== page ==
In the experiments described above (Figure 5), where the
equilibrium potential for K
selective leak conductance (devoid of rectification) should re-
sult in a linear current-voltage (I-E) curve crossing the origin
of the graph. With such a conductance, the amount of cur-
rent recorded at
160 mV (|I
that recorded at
40 mV (4
a perfect K?-selective hyperpolarization-activated channel
should display a flat I-E curve for voltages above the activa-
tion potential with no outward current (4·I?40/|I?160| ? 0). The
(4·I?40/|I?160|) ratio was defined as the AKT2 leak index. Data
shown in Figure 5C yielded leak indexes of 0.39 ? 0.06 (n ?
6) for AKT2 expressed alone and 0.20 ? 0.04 (n ? 8) for
AKT2 coexpressed with AtPP2CA, highlighting the fact that
the functional interaction between AtPP2CA and AKT2 re-
sulted in a significant decrease in the leak-like current.
The requirement of protein phosphatase activity for the
observation of the AtPP2CA effect on AKT2 was checked by
introducing a null mutation in the catalytic site of the en-
zyme. The G139D mutation is known to result in the complete
loss of PP2C activity (Sheen, 1998). When coexpressed with
AKT2 in COS cells, the null G139D mutant protein poorly
modified the AKT2 currents (Figure 5C, closed circles).
160 mV). As a result,
) was 0 mV, an “ideal” K
|) would be four times
Coexpression in Xenopus laevis Oocytes Further
Confirms the Functional Interaction between
AtPP2CA and AKT2
In a first set of experiments, comparison of AKT2 currents in
oocytes expressing AKT2 alone or coexpressing AKT2 and
AtPP2CA provided further evidence that AtPP2CA inhibits
AKT2 activity (current reduced to 40% of the control value;
n ? 6; data not shown). Detailed analyses revealed that the
functional interaction also resulted in qualitative changes in
AKT2 current, as in COS cells, the leak-like component be-
ing more affected than the hyperpolarization-activated com-
ponent. Indeed, when calculated as described above, the
leak index was found to be 0.40 ? 0.02 (n ? 6) for AKT2 co-
expressed with AtPP2CA and 0.52 ? 0.07 (n ? 6) for AKT2
expressed alone (Figures 6B and 6D, closed symbols).
In a second set of experiments, the effects of AtPP2CA on
AKT2 current were investigated in the presence or absence
of vanadate, a permeant nonspecific phosphatase inhibitor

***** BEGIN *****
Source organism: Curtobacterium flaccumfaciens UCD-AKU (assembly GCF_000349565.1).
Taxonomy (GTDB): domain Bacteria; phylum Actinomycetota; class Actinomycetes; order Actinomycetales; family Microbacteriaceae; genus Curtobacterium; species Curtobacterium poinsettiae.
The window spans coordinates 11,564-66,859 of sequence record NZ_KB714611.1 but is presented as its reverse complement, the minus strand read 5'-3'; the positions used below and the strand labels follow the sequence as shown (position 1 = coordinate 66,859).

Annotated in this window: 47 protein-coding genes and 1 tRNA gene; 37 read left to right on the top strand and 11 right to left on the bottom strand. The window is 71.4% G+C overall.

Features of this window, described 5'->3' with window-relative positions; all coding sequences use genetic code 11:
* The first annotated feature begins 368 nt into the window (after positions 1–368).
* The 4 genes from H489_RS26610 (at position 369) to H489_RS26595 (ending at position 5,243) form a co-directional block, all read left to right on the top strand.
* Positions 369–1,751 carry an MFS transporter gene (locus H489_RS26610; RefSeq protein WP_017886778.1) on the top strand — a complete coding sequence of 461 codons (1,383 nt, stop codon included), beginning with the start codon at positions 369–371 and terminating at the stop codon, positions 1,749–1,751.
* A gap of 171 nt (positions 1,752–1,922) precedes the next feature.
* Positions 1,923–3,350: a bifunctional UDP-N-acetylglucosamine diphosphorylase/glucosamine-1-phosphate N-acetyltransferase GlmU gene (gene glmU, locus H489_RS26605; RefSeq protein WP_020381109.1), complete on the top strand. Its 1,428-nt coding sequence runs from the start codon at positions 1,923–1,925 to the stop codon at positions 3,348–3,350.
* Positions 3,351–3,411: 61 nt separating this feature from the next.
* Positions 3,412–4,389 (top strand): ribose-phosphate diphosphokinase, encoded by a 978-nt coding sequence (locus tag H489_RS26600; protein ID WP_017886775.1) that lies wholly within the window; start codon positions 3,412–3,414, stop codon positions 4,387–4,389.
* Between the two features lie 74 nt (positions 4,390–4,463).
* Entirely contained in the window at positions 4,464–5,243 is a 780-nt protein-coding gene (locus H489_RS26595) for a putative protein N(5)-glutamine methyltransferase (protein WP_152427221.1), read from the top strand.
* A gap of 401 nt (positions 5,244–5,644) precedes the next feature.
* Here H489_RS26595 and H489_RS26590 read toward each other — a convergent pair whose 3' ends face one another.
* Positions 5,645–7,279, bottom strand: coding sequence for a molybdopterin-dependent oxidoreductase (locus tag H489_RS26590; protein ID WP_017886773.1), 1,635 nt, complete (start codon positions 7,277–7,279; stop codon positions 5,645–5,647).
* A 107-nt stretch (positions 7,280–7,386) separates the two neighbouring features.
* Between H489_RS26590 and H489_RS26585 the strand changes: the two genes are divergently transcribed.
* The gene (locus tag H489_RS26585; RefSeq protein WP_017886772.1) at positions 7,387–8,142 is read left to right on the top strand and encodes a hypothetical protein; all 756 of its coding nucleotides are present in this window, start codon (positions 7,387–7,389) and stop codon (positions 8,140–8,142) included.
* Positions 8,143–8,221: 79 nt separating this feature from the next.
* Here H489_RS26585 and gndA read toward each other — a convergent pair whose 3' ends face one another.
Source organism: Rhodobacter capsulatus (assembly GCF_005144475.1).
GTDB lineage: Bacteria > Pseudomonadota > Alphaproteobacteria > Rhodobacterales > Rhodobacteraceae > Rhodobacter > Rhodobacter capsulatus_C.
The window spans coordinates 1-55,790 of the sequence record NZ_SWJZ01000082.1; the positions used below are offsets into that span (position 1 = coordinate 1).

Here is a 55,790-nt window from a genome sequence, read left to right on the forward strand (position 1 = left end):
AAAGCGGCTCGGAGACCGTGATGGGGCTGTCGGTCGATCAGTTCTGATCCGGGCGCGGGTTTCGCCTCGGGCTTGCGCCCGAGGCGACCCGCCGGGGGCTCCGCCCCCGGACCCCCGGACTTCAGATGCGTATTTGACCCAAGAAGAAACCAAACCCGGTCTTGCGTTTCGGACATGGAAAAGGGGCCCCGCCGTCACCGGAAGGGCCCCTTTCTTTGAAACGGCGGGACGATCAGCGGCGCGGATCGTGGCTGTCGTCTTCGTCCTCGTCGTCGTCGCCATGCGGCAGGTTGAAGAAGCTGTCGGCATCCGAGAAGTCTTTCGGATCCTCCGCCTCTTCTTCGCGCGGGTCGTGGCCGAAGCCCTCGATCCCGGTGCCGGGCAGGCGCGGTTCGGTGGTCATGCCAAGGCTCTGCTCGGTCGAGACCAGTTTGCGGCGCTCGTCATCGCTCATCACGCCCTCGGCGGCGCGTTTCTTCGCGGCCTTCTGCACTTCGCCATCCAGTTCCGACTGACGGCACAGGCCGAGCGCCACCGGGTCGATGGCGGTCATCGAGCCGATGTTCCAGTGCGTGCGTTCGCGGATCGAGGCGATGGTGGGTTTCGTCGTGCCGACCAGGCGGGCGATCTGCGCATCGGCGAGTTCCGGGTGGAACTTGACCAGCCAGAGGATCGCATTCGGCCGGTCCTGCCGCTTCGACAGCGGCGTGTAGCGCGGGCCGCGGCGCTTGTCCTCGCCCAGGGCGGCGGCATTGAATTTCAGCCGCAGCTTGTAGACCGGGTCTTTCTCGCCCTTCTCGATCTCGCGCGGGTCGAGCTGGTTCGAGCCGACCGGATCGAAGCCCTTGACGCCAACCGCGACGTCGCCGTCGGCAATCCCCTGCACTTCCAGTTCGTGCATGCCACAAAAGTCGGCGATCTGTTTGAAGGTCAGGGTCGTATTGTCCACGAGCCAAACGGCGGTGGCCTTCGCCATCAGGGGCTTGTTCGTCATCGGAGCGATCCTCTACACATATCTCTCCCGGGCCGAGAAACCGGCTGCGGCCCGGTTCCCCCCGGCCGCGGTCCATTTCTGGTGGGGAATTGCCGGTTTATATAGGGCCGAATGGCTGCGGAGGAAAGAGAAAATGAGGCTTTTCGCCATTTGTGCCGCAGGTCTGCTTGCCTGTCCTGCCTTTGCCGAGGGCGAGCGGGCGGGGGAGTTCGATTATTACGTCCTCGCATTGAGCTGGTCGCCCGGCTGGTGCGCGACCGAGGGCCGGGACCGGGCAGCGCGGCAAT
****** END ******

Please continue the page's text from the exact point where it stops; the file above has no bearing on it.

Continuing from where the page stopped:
classically used for this kind of approach in Xenopus laevis
oocytes (McNicholas et al., 1994; Becq et al., 1997; Tsai et
al., 1999). It was verified that vanadate bath solution per-
Figure 5. Modulation of AKT2 Currents by Coexpression with
AtPP2CA in COS Cells.
(A) Typical current traces evoked by the voltage protocol indicated
at top in COS cells transfected with pIRES alone (control) or
cotransfected with pIRES and pCI-AKT2 (AKT2) or pIRES-AtPP2CA
and pCI-AKT2 (AKT2 ? AtPP2CA) at 3 days after transfection.
(B) Current-voltage relationship for KAT1 expressed alone (dia-
monds) or together with AtPP2CA (triangles).
(C) Current-voltage curves recorded in a batch of COS cells
cotransfected with pCI-AKT2 and pIRES (open squares), pIRES-
AtPP2CA (closed squares), or pIRES-AtPP2CA* (null mutation;
closed circles [note that closed circles are hidden by the open
squares at positive potential values]). Cs? controls (data not shown)
were used to ensure that currents were generated by potassium-
selective channels. Data are means ?SE, with n ? 6 in each case.
(D) and (E) Instantaneous (D) and time-dependent (E) currents taken
from data presented in Figure 3C for COS cells cotransfected with
pIRES-AtPP2CA and pCI-AKT2 (squares) or pIRES and pCI-AKT2
Interaction between the AKT2 Channel and a PP2C1139
fused for 1.5 hr before the current recordings had no effect
on the membrane conductance of water-injected oocytes
(Figure 6A). In oocytes expressing AKT2 alone, the vanadate
treatment induced a slight increase (?20%) in the AKT2 cur-
rent (Figure 6B). A much larger increase was observed in
oocytes coexpressing AKT2 and AtPP2CA (Figures 6C and
6D). Figure 6C shows current recordings obtained in an oo-
cyte expressing both the K? channel and the protein phos-
phatase before (top) and after (bottom) vanadate treatment.
The corresponding I-E curve shown in Figure 6D indicates
that the treatment resulted in a strong increase (?2.5 times)
of the AKT2 current.
The leak index was shifted from 0.40 ? 0.02 before vana-
date treatment to 0.60 ? 0.08 (n ? 5) after the treatment, in-
dicating that inhibition of phosphatase activity by vanadate
favored the leak-like component. Cs? controls (see Meth-
ods) were used to ascertain that neither an endogenous cur-
rent nor a nonspecific leak had appeared during the 1.5-hr
vanadate treatment (data not shown). Thus, the combined
data indicate both that the endogenous oocyte phos-
phatases affected AKT2 activity much less than AtPP2CA
and that the AKT2 inhibition by AtPP2CA was counteracted
by the use of a phosphatase inhibitor. In conclusion, mod-
ulations of AKT2 current intensity and rectification by
AtPP2CA are observed regardless of the heterologous sys-
tem, Xenopus oocytes or mammalian cells, and are caused
by the phosphatase activity of AtPP2CA.
Physical and Functional Interactions of AtPP2CA
Using the yeast two-hybrid system, we isolated AtPP2CA as
a putative AKT2-interacting protein. The two-hybrid system
allows a rapid screen for putative partners of a given pro-
tein. However, the isolation of a positive clone with this
technique cannot be taken as proof of interaction because
of the abundance of artifactual responses. The reciprocal
test, with the putative partner fused to the Gal4 DNA binding